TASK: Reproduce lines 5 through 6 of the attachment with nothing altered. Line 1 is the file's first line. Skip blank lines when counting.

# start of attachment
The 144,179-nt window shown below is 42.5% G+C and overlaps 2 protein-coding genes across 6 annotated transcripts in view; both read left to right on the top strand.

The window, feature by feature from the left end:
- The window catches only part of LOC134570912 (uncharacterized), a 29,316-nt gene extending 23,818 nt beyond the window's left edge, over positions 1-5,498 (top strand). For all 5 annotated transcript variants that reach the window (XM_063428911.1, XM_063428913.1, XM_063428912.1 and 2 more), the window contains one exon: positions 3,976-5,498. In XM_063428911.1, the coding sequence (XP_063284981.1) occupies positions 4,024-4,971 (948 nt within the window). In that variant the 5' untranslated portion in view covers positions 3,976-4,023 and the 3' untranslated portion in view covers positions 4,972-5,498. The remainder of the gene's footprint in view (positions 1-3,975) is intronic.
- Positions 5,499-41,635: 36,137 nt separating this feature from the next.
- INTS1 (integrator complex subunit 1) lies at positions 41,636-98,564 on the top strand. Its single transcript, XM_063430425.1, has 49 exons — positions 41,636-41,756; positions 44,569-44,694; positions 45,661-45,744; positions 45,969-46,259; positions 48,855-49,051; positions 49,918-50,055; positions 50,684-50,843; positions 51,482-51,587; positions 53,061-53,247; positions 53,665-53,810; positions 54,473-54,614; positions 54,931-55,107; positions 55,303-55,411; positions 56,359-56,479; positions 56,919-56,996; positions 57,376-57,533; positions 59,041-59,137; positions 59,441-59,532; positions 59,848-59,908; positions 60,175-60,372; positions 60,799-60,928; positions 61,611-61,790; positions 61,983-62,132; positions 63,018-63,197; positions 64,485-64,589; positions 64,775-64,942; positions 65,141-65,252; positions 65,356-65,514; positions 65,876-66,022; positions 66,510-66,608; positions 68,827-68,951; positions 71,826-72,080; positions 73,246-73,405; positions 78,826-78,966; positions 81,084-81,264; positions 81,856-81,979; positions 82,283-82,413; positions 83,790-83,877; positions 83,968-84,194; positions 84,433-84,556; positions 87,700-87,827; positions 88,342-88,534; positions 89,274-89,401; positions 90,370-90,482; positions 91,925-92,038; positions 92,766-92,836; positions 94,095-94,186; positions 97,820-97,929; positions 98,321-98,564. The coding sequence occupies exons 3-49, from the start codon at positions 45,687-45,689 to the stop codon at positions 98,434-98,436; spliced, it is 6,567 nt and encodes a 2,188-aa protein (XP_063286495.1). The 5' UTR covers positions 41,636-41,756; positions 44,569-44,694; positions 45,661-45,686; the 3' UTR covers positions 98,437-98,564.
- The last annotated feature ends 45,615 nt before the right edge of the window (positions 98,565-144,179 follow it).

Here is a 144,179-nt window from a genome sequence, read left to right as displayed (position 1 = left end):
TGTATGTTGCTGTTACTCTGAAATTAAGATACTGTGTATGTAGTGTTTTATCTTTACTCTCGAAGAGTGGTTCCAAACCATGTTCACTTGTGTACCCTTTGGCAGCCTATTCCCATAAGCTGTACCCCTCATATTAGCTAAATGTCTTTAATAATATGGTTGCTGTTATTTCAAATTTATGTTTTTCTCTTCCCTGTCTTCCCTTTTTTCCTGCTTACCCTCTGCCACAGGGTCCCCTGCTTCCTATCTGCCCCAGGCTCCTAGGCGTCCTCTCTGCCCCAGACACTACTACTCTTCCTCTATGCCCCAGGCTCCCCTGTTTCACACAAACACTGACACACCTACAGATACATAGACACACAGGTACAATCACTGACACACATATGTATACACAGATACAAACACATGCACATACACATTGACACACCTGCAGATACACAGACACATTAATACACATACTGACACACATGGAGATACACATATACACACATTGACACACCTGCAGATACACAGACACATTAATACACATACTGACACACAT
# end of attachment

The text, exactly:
- INTS1 (integrator complex subunit 1) lies at positions 41,636-98,564 on the top strand. Its single transcript, XM_063430425.1, has 49 exons — positions 41,636-41,756; positions 44,569-44,694; positions 45,661-45,744; positions 45,969-46,259; positions 48,855-49,051; positions 49,918-50,055; positions 50,684-50,843; positions 51,482-51,587; positions 53,061-53,247; positions 53,665-53,810; positions 54,473-54,614; positions 54,931-55,107; positions 55,303-55,411; positions 56,359-56,479; positions 56,919-56,996; positions 57,376-57,533; positions 59,041-59,137; positions 59,441-59,532; positions 59,848-59,908; positions 60,175-60,372; positions 60,799-60,928; positions 61,611-61,790; positions 61,983-62,132; positions 63,018-63,197; positions 64,485-64,589; positions 64,775-64,942; positions 65,141-65,252; positions 65,356-65,514; positions 65,876-66,022; positions 66,510-66,608; positions 68,827-68,951; positions 71,826-72,080; positions 73,246-73,405; positions 78,826-78,966; positions 81,084-81,264; positions 81,856-81,979; positions 82,283-82,413; positions 83,790-83,877; positions 83,968-84,194; positions 84,433-84,556; positions 87,700-87,827; positions 88,342-88,534; positions 89,274-89,401; positions 90,370-90,482; positions 91,925-92,038; positions 92,766-92,836; positions 94,095-94,186; positions 97,820-97,929; positions 98,321-98,564. The coding sequence occupies exons 3-49, from the start codon at positions 45,687-45,689 to the stop codon at positions 98,434-98,436; spliced, it is 6,567 nt and encodes a 2,188-aa protein (XP_063286495.1). The 5' UTR covers positions 41,636-41,756; positions 44,569-44,694; positions 45,661-45,686; the 3' UTR covers positions 98,437-98,564.
- The last annotated feature ends 45,615 nt before the right edge of the window (positions 98,565-144,179 follow it).